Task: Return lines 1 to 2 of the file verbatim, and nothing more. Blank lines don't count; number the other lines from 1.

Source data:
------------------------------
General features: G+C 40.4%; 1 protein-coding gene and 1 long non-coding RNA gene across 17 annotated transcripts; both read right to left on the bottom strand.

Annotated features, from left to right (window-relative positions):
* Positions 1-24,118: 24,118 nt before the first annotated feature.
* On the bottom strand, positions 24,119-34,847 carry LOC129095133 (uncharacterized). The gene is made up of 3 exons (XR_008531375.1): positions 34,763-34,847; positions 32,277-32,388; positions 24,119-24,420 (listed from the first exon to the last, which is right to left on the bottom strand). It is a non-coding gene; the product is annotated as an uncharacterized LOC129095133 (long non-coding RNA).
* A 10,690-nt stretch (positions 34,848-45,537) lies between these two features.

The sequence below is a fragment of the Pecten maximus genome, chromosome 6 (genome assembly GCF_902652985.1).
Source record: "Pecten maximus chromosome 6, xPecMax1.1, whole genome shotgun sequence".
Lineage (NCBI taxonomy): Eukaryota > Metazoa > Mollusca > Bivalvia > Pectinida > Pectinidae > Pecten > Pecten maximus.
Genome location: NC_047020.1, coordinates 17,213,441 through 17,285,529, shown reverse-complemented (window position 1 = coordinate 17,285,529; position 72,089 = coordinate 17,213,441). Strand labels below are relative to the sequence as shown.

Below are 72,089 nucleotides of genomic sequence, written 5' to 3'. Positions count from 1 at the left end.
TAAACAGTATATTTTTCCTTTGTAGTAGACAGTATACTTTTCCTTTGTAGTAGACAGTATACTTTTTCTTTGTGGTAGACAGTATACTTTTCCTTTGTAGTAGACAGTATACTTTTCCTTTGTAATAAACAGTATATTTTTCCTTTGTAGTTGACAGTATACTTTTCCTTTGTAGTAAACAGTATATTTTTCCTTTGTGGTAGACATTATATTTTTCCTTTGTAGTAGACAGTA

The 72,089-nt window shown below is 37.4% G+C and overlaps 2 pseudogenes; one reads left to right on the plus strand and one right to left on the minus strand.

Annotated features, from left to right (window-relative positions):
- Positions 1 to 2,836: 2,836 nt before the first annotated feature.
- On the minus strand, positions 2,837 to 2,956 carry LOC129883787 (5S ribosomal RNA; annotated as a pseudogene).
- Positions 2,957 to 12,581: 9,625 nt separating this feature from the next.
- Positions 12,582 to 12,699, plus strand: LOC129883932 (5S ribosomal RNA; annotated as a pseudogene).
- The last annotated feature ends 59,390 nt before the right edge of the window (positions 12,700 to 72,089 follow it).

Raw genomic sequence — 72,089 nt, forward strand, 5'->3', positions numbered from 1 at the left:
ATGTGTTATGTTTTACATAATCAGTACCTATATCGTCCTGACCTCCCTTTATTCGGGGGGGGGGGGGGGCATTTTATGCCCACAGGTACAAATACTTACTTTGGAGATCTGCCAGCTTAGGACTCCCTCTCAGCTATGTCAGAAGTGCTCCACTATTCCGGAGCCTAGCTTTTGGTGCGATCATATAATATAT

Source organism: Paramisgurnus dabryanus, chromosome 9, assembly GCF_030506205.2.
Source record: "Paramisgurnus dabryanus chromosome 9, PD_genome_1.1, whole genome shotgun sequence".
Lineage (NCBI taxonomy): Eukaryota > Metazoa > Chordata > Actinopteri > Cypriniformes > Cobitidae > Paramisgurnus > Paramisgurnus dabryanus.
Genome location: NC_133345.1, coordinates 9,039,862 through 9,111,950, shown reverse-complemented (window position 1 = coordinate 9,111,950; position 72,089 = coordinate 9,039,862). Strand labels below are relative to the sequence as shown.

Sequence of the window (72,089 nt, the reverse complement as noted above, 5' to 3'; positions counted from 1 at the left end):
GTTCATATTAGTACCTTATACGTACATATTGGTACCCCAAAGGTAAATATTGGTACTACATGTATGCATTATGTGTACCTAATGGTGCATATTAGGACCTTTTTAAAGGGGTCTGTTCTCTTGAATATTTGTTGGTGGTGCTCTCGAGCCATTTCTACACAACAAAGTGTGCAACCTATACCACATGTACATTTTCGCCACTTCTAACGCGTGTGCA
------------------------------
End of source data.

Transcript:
General features: G+C 40.4%; 1 protein-coding gene and 1 long non-coding RNA gene across 17 annotated transcripts; both read right to left on the bottom strand.

Annotated features, from left to right (window-relative positions):